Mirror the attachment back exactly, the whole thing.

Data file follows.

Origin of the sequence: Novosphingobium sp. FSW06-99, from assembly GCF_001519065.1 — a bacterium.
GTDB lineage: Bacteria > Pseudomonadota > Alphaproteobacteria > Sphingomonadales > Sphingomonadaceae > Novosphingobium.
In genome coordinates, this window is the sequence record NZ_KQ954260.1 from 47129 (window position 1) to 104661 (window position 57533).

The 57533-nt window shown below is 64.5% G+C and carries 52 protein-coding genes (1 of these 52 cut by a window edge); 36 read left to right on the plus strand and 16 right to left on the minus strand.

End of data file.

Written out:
Origin of the sequence: Novosphingobium sp. FSW06-99, from assembly GCF_001519065.1 — a bacterium.
GTDB lineage: Bacteria > Pseudomonadota > Alphaproteobacteria > Sphingomonadales > Sphingomonadaceae > Novosphingobium.
In genome coordinates, this window is the sequence record NZ_KQ954260.1 from 47129 (window position 1) to 104661 (window position 57533).

The 57533-nt window shown below is 64.5% G+C and carries 52 protein-coding genes (1 of these 52 cut by a window edge); 36 read left to right on the plus strand and 16 right to left on the minus strand.